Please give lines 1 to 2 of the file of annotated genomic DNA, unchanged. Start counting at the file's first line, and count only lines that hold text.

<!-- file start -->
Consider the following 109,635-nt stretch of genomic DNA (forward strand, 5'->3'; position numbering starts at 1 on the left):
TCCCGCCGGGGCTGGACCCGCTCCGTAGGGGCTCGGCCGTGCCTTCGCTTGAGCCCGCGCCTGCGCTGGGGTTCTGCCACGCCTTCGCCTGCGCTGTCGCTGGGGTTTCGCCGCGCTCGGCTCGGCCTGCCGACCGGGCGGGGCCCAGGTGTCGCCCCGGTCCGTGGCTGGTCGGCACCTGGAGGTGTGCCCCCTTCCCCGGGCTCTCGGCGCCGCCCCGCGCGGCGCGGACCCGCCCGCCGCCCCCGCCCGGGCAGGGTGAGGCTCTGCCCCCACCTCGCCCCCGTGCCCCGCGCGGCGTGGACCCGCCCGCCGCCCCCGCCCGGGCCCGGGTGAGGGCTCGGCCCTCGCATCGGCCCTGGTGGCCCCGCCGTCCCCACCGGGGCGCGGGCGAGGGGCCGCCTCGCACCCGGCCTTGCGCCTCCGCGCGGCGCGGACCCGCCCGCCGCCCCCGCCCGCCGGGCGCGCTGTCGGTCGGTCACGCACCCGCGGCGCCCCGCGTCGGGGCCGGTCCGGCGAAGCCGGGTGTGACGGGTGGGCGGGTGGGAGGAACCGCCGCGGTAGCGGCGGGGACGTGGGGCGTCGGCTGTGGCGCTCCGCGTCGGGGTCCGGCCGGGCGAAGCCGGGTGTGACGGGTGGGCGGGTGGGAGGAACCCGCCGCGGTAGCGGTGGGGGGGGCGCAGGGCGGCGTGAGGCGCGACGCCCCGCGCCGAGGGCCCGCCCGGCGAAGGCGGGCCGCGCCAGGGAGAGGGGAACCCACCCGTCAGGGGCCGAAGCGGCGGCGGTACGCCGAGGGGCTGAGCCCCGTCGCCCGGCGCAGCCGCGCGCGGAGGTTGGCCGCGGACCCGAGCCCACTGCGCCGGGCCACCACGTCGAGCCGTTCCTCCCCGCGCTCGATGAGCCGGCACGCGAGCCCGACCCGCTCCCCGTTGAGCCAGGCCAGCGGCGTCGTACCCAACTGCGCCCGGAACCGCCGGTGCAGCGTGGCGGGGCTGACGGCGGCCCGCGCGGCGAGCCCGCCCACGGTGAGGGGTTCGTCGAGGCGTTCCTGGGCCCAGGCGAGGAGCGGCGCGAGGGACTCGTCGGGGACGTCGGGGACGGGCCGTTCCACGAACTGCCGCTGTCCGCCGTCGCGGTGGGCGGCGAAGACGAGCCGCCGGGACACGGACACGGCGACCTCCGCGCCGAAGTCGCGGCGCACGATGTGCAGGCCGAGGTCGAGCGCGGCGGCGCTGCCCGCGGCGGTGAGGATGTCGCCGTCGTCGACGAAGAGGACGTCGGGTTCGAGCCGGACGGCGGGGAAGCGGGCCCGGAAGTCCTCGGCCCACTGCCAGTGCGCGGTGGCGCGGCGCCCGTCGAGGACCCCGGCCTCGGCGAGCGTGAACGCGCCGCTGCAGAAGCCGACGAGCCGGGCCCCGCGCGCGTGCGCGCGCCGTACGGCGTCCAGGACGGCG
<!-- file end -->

Consider the following 109,635-nt stretch of genomic DNA (forward strand, 5'->3'; position numbering starts at 1 on the left):
TCCCGCCGGGGCTGGACCCGCTCCGTAGGGGCTCGGCCGTGCCTTCGCTTGAGCCCGCGCCTGCGCTGGGGTTCTGCCACGCCTTCGCCTGCGCTGTCGCTGGGGTTTCGCCGCGCTCGGCTCGGCCTGCCGACCGGGCGGGGCCCAGGTGTCGCCCCGGTCCGTGGCTGGTCGGCACCTGGAGGTGTGCCCCCTTCCCCGGGCTCTCGGCGCCGCCCCGCGCGGCGCGGACCCGCCCGCCGCCCCCGCCCGGGCAGGGTGAGGCTCTGCCCCCACCTCGCCCCCGTGCCCCGCGCGGCGTGGACCCGCCCGCCGCCCCCGCCCGGGCCCGGGTGAGGGCTCGGCCCTCGCATCGGCCCTGGTGGCCCCGCCGTCCCCACCGGGGCGCGGGCGAGGGGCCGCCTCGCACCCGGCCTTGCGCCTCCGCGCGGCGCGGACCCGCCCGCCGCCCCCGCCCGCCGGGCGCGCTGTCGGTCGGTCACGCACCCGCGGCGCCCCGCGTCGGGGCCGGTCCGGCGAAGCCGGGTGTGACGGGTGGGCGGGTGGGAGGAACCGCCGCGGTAGCGGCGGGGACGTGGGGCGTCGGCTGTGGCGCTCCGCGTCGGGGTCCGGCCGGGCGAAGCCGGGTGTGACGGGTGGGCGGGTGGGAGGAACCCGCCGCGGTAGCGGTGGGGGGGGCGCAGGGCGGCGTGAGGCGCGACGCCCCGCGCCGAGGGCCCGCCCGGCGAAGGCGGGCCGCGCCAGGGAGAGGGGAACCCACCCGTCAGGGGCCGAAGCGGCGGCGGTACGCCGAGGGGCTGAGCCCCGTCGCCCGGCGCAGCCGCGCGCGGAGGTTGGCCGCGGACCCGAGCCCACTGCGCCGGGCCACCACGTCGAGCCGTTCCTCCCCGCGCTCGATGAGCCGGCACGCGAGCCCGACCCGCTCCCCGTTGAGCCAGGCCAGCGGCGTCGTACCCAACTGCGCCCGGAACCGCCGGTGCAGCGTGGCGGGGCTGACGGCGGCCCGCGCGGCGAGCCCGCCCACGGTGAGGGGTTCGTCGAGGCGTTCCTGGGCCCAGGCGAGGAGCGGCGCGAGGGACTCGTCGGGGACGTCGGGGACGGGCCGTTCCACGAACTGCCGCTGTCCGCCGTCGCGGTGGGCGGCGAAGACGAGCCGCCGGGACACGGACACGGCGACCTCCGCGCCGAAGTCGCGGCGCACGATGTGCAGGCCGAGGTCGAGCGCGGCGGCGCTGCCCGCGGCGGTGAGGATGTCGCCGTCGTCGACGAAGAGGACGTCGGGTTCGAGCCGGACGGCGGGGAAGCGGGCCCGGAAGTCCTCGGCCCACTGCCAGTGCGCGGTGGCGCGGCGCCCGTCGAGGACCCCGGCCTCGGCGAGCGTGAACGCGCCGCTGCAGAAGCCGACGAGCCGGGCCCCGCGCGCGTGCGCGCGCCGTACGGCGTCCAGGACGGCG